During the launch of BT Cotton program on March 9th this year, the Kenyan government had promised to provide farmers with certified hybrid seed for planting during the long rains of March/April.
The government has since procured 16 metric tons of non-BT hybrid cotton seeds for distribution to cotton producing regions in the country.
Another analysis by TrendEconomy shows that the value of exports of woven fabrics of cotton from Kenya totaled $480,000 in 2018. However sales of woven fabrics of cotton from Kenya decreased by 40% in value terms compared to 2017.
Fashion industry in Kenya
In a world of fast fashion with ever-evolving fashion designs, the cotton sector has the potential to play a key role in the apparels industry. Kenya also prides itself with a deep well-spring of talent among fashion designers and small tailors, who can serve both the global, domestic, and regional markets. However the country’s sophisticated market for fashionwear is less inclined towards ethnic and traditional wear unlike other African countries like Nigeria, Ghana and Rwanda. Reviving a Kenyan wear will play a key role in the revival of the industry. Kenya has a long and rich history in the Fibre to Fashion (F2F) industry dating back as far as the early 1900s.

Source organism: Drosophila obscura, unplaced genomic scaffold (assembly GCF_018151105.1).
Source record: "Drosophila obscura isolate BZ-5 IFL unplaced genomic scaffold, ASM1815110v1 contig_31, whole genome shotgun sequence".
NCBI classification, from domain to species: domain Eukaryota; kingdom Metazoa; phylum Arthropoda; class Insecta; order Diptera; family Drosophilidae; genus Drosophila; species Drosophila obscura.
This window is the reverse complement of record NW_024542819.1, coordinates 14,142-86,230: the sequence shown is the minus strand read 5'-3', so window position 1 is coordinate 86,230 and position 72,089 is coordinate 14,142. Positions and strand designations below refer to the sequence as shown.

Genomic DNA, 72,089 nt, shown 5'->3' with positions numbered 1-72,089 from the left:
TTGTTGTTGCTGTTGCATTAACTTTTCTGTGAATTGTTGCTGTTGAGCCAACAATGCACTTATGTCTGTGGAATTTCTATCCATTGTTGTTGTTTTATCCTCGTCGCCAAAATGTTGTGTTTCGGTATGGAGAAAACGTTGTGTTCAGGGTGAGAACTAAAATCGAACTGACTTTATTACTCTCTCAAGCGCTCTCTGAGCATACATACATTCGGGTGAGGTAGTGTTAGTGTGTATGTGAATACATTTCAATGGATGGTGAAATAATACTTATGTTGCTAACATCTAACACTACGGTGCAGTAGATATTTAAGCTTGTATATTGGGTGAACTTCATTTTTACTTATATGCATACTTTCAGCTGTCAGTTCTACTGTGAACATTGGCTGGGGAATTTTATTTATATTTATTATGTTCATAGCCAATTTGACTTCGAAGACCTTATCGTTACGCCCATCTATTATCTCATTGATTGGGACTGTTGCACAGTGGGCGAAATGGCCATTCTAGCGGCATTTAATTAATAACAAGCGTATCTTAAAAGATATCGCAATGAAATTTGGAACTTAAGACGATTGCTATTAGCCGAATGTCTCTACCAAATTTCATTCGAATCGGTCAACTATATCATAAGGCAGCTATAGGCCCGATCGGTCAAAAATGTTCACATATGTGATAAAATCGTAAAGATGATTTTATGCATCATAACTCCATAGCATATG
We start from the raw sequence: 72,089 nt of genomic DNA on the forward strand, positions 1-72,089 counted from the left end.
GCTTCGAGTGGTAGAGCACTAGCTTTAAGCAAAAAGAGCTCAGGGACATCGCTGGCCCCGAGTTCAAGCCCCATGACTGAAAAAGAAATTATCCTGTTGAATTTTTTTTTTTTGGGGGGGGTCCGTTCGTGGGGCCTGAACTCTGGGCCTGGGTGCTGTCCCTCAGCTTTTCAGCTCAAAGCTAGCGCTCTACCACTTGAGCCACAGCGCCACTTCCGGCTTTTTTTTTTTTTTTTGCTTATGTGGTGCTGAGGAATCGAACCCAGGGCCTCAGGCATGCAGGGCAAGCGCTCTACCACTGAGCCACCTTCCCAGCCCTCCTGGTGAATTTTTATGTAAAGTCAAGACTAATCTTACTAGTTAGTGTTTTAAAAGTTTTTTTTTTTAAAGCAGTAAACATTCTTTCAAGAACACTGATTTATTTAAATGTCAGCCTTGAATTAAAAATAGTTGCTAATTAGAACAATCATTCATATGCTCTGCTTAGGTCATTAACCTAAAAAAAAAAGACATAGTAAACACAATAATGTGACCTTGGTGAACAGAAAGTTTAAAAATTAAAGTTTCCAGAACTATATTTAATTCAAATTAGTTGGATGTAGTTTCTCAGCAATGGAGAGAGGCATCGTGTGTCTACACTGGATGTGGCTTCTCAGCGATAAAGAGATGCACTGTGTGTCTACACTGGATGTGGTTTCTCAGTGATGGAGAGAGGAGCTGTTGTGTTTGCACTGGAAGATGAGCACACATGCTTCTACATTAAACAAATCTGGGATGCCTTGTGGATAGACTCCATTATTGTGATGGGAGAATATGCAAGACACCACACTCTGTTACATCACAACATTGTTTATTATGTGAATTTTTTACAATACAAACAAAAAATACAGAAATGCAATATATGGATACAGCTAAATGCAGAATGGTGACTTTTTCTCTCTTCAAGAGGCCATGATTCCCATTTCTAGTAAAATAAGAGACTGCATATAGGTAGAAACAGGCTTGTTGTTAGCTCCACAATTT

The sector grew steadily with accelerated downstream developments, including ginning, spinning, weaving, knitting, dyeing and finishing, and garment making facilities both for the local and export markets. The Government has over time played a catalytic role through direct investments in establishing large-scale integrated textile mills and through policy (mostly protectionism) which were followed by investments from the private sector.